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It’s very common for dogs to sleep or spend their days in a crate. It’s important to choose the correct material, size, and color so that your dog is willing to go into it and stay there quietly. And it can be very difficult if your dog isn’t as fond of it as you want him to be. Here are a few tips on what to do if your dog barks or cries in his crate.
A History of Dog Crates
Dog owners tend to be divided over the use of a dog crate. Many believe in the benefits of using one while there are those that think it’s a cruel way to treat their dog and often refer to them as a jail. Using a crate is an American practice that is not very popular in other parts of the world.
The idea of the crate came with a theory that a dog is a den dweller that was never based on compelling evidence but on observational studies that were poorly structured. Basically, an ad started using this theory and manufacturers jumped on it to help increase sales.
Despite the theory not being true, it still taught owners something important about their pets. While dogs and their wolf ancestors are not naturally den dwellers, today’s domesticated dog will seek out a den for certain circumstances like whelping.
Introducing the Crate to Your Dog
When you introduce a crate to your dog properly, it can become a safe and familiar spot for your dog that makes him comfortable and secure. Even the best dog crate will be useless if a dog is not trained properly. Crates also shouldn’t be used to correct a behavioral issue or to punish your dog. It’s important that you use the crate correctly and not as an easy way to avoid training your dog correctly.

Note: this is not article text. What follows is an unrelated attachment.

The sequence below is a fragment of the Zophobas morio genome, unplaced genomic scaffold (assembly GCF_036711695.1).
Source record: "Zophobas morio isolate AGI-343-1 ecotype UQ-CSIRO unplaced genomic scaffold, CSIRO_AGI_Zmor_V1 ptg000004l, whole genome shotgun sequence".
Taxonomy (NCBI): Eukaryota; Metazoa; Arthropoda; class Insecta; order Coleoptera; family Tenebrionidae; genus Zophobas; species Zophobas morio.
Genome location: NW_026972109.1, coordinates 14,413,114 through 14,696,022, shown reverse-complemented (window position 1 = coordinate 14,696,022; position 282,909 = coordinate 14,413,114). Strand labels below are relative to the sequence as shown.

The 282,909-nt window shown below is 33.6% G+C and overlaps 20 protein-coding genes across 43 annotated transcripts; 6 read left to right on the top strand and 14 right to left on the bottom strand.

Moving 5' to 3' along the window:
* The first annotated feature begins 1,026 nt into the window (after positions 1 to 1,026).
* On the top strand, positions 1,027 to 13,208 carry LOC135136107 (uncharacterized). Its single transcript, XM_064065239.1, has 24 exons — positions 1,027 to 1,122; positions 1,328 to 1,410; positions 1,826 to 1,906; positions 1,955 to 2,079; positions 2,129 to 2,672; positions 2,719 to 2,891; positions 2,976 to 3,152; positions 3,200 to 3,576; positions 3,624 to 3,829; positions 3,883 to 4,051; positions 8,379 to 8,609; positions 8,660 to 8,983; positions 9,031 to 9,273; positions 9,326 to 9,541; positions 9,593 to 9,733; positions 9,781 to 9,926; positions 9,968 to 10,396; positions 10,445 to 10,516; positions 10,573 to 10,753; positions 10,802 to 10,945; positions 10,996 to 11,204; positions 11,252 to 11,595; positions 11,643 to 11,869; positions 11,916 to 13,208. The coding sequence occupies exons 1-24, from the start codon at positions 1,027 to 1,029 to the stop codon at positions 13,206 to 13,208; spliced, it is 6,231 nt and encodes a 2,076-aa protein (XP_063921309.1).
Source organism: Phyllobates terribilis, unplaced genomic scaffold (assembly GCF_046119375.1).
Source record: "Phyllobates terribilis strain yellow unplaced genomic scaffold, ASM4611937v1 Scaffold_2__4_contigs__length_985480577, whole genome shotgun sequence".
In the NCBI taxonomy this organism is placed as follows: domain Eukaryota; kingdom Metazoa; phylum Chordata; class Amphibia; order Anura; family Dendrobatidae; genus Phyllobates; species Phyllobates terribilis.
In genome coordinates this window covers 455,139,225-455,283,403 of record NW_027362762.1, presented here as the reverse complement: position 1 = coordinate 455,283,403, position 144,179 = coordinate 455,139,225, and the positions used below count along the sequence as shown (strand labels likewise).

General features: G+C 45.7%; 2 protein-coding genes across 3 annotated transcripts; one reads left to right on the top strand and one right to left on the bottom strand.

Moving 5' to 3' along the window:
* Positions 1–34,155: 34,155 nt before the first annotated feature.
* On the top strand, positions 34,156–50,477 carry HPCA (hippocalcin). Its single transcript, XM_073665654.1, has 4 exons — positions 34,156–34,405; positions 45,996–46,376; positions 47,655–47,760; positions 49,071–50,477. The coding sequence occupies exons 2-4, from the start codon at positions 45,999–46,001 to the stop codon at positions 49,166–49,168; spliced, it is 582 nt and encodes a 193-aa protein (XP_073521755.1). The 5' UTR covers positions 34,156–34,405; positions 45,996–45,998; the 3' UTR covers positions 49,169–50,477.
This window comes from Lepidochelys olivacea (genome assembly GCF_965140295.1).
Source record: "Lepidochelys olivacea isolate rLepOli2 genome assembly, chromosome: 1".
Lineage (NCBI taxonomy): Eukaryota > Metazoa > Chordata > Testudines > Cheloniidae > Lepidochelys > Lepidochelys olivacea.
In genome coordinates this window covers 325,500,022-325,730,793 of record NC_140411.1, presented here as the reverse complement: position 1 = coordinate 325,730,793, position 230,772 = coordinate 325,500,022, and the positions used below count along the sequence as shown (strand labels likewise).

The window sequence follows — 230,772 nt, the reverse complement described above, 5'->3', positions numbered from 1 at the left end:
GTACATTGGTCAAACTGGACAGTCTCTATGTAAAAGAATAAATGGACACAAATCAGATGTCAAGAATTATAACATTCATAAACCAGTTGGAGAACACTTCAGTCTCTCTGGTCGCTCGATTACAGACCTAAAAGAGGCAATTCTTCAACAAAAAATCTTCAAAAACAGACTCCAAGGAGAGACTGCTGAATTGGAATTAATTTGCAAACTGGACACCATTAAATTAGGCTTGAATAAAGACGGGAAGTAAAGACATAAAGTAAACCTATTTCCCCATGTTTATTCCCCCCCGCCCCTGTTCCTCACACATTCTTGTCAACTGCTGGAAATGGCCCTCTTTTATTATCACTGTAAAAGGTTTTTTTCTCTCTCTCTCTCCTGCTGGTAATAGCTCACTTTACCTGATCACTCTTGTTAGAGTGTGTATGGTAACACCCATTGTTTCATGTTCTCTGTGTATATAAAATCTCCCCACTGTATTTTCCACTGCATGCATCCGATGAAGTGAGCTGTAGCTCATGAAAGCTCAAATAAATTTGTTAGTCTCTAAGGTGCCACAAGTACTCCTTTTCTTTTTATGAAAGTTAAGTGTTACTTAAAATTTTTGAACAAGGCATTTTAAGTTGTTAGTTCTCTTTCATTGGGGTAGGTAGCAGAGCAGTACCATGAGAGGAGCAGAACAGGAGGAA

Typically, when you crate train a puppy properly, he should associate it with the place where they can relax or sleep without being bothered. This clean environment can also be used when you are training your dogs and creating a structured routine. Just remember that it’s important that your dog doesn’t spend more time in his crate than is necessary, and that it is super important that it is introduced properly to your dog.
If you hear your dog crying or whining in his crate, you need to make sure that you haven’t done anything wrong and that the crate itself is the right type and size so that your pet will be comfortable. If you have trained your dog properly and he has otherwise enjoyed being in the crate, then there are a few other reasons he may be whining about. Here are some of the reasons why your dog may be whining in the crate.
Five Reasons Your Dog Is Whining In His Crate
The Crate Isn’t the Right Fit